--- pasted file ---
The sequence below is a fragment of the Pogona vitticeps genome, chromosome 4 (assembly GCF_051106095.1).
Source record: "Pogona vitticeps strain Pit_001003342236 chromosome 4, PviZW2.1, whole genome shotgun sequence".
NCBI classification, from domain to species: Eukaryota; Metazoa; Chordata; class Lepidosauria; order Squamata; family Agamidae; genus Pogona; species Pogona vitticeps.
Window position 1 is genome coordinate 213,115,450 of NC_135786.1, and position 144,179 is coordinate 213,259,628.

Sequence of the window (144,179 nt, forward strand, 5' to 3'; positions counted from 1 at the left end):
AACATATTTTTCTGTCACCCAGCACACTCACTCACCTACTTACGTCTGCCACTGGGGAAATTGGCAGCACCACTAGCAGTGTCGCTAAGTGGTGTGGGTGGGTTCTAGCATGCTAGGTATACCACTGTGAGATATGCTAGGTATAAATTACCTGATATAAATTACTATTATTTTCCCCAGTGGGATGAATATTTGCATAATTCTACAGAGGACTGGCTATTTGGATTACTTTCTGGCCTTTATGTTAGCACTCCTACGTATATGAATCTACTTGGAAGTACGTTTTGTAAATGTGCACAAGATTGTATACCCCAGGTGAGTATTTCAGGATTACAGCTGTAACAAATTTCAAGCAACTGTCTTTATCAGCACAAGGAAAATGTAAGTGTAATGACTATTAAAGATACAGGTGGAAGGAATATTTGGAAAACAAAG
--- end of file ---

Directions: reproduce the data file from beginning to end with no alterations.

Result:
The sequence below is a fragment of the Pogona vitticeps genome, chromosome 4 (assembly GCF_051106095.1).
Source record: "Pogona vitticeps strain Pit_001003342236 chromosome 4, PviZW2.1, whole genome shotgun sequence".
NCBI classification, from domain to species: Eukaryota; Metazoa; Chordata; class Lepidosauria; order Squamata; family Agamidae; genus Pogona; species Pogona vitticeps.
Window position 1 is genome coordinate 213,115,450 of NC_135786.1, and position 144,179 is coordinate 213,259,628.

Sequence of the window (144,179 nt, forward strand, 5' to 3'; positions counted from 1 at the left end):
AACATATTTTTCTGTCACCCAGCACACTCACTCACCTACTTACGTCTGCCACTGGGGAAATTGGCAGCACCACTAGCAGTGTCGCTAAGTGGTGTGGGTGGGTTCTAGCATGCTAGGTATACCACTGTGAGATATGCTAGGTATAAATTACCTGATATAAATTACTATTATTTTCCCCAGTGGGATGAATATTTGCATAATTCTACAGAGGACTGGCTATTTGGATTACTTTCTGGCCTTTATGTTAGCACTCCTACGTATATGAATCTACTTGGAAGTACGTTTTGTAAATGTGCACAAGATTGTATACCCCAGGTGAGTATTTCAGGATTACAGCTGTAACAAATTTCAAGCAACTGTCTTTATCAGCACAAGGAAAATGTAAGTGTAATGACTATTAAAGATACAGGTGGAAGGAATATTTGGAAAACAAAG